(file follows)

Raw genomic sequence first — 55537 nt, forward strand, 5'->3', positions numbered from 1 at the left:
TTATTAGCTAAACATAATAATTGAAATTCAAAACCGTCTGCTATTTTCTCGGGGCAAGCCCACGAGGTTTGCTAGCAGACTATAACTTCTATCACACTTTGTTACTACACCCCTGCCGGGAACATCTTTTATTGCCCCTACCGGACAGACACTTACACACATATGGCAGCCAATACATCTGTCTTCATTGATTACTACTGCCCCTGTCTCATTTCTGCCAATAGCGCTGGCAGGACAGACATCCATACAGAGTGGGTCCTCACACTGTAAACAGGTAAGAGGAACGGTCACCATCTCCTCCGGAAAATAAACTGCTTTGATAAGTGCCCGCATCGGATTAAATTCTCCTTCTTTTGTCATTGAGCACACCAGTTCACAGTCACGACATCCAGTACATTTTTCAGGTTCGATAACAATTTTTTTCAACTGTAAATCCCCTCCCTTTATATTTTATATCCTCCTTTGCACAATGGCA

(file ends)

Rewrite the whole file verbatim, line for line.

Raw genomic sequence first — 55537 nt, forward strand, 5'->3', positions numbered from 1 at the left:
TTATTAGCTAAACATAATAATTGAAATTCAAAACCGTCTGCTATTTTCTCGGGGCAAGCCCACGAGGTTTGCTAGCAGACTATAACTTCTATCACACTTTGTTACTACACCCCTGCCGGGAACATCTTTTATTGCCCCTACCGGACAGACACTTACACACATATGGCAGCCAATACATCTGTCTTCATTGATTACTACTGCCCCTGTCTCATTTCTGCCAATAGCGCTGGCAGGACAGACATCCATACAGAGTGGGTCCTCACACTGTAAACAGGTAAGAGGAACGGTCACCATCTCCTCCGGAAAATAAACTGCTTTGATAAGTGCCCGCATCGGATTAAATTCTCCTTCTTTTGTCATTGAGCACACCAGTTCACAGTCACGACATCCAGTACATTTTTCAGGTTCGATAACAATTTTTTTCAACTGTAAATCCCCTCCCTTTATATTTTATATCCTCCTTTGCACAATGGCA